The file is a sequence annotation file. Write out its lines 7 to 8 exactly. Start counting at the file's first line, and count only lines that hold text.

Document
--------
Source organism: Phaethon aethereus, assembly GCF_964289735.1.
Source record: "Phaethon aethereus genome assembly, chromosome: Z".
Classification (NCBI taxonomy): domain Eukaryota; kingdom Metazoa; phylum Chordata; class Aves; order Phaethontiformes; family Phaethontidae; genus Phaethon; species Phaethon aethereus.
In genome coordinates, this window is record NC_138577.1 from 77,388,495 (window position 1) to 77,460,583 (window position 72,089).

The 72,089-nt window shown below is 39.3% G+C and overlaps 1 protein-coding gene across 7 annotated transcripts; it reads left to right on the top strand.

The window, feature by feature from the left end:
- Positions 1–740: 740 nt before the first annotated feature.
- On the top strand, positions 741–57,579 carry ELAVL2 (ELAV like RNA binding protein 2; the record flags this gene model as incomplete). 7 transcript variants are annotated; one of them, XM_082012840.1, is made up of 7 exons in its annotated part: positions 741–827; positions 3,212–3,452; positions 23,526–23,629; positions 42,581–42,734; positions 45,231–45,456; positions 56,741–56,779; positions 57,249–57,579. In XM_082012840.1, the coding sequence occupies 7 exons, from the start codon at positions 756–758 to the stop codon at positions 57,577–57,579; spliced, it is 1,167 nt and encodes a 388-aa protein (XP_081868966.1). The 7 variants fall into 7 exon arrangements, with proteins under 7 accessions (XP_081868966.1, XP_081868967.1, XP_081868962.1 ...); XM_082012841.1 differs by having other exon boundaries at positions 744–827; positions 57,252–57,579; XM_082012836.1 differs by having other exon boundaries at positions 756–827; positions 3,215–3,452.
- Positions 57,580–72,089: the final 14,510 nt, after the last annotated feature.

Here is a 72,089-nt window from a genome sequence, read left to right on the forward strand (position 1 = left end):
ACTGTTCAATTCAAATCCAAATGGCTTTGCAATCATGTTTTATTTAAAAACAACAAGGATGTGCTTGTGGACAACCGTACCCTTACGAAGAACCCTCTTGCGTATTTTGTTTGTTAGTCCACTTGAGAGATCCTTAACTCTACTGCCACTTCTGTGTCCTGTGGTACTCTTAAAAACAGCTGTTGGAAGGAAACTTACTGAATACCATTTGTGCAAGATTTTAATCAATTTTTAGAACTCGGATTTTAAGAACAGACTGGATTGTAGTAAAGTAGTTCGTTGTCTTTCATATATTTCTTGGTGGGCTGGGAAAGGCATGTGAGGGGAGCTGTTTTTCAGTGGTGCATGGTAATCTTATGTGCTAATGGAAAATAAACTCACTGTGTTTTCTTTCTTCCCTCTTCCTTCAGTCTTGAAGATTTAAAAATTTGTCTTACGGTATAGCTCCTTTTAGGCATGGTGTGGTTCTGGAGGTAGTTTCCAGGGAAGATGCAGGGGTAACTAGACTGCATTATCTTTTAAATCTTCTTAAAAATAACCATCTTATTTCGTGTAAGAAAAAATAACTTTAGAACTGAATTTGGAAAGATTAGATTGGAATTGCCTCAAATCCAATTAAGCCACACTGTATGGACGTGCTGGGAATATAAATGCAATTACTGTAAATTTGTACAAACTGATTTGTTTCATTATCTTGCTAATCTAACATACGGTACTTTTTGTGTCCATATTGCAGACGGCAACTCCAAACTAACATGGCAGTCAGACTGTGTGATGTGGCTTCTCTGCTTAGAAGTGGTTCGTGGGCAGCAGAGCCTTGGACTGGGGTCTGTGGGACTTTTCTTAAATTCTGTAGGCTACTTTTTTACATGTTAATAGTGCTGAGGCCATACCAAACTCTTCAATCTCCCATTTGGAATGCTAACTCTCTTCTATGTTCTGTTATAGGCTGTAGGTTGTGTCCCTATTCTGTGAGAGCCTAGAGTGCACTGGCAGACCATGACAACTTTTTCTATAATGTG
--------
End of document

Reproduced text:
- Positions 1–740: 740 nt before the first annotated feature.
- On the top strand, positions 741–57,579 carry ELAVL2 (ELAV like RNA binding protein 2; the record flags this gene model as incomplete). 7 transcript variants are annotated; one of them, XM_082012840.1, is made up of 7 exons in its annotated part: positions 741–827; positions 3,212–3,452; positions 23,526–23,629; positions 42,581–42,734; positions 45,231–45,456; positions 56,741–56,779; positions 57,249–57,579. In XM_082012840.1, the coding sequence occupies 7 exons, from the start codon at positions 756–758 to the stop codon at positions 57,577–57,579; spliced, it is 1,167 nt and encodes a 388-aa protein (XP_081868966.1). The 7 variants fall into 7 exon arrangements, with proteins under 7 accessions (XP_081868966.1, XP_081868967.1, XP_081868962.1 ...); XM_082012841.1 differs by having other exon boundaries at positions 744–827; positions 57,252–57,579; XM_082012836.1 differs by having other exon boundaries at positions 756–827; positions 3,215–3,452.